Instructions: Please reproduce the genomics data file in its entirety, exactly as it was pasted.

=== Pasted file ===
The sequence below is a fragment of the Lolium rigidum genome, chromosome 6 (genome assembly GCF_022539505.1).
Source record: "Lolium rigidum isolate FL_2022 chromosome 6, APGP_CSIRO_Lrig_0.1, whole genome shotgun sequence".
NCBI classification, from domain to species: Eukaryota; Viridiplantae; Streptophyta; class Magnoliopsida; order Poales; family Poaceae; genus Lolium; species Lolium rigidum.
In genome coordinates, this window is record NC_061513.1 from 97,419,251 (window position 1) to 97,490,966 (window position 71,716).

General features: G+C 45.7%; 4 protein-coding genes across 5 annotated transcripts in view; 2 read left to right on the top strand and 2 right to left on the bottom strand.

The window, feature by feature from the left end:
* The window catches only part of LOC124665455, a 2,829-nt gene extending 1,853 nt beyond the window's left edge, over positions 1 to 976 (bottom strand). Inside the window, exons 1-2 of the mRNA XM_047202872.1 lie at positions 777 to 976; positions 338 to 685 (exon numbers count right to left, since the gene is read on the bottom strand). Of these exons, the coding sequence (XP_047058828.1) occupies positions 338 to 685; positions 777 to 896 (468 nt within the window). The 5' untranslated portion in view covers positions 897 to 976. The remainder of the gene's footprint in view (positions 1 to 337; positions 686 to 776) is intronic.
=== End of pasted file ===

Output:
The sequence below is a fragment of the Lolium rigidum genome, chromosome 6 (genome assembly GCF_022539505.1).
Source record: "Lolium rigidum isolate FL_2022 chromosome 6, APGP_CSIRO_Lrig_0.1, whole genome shotgun sequence".
NCBI classification, from domain to species: Eukaryota; Viridiplantae; Streptophyta; class Magnoliopsida; order Poales; family Poaceae; genus Lolium; species Lolium rigidum.
In genome coordinates, this window is record NC_061513.1 from 97,419,251 (window position 1) to 97,490,966 (window position 71,716).

General features: G+C 45.7%; 4 protein-coding genes across 5 annotated transcripts in view; 2 read left to right on the top strand and 2 right to left on the bottom strand.

The window, feature by feature from the left end:
* The window catches only part of LOC124665455, a 2,829-nt gene extending 1,853 nt beyond the window's left edge, over positions 1 to 976 (bottom strand). Inside the window, exons 1-2 of the mRNA XM_047202872.1 lie at positions 777 to 976; positions 338 to 685 (exon numbers count right to left, since the gene is read on the bottom strand). Of these exons, the coding sequence (XP_047058828.1) occupies positions 338 to 685; positions 777 to 896 (468 nt within the window). The 5' untranslated portion in view covers positions 897 to 976. The remainder of the gene's footprint in view (positions 1 to 337; positions 686 to 776) is intronic.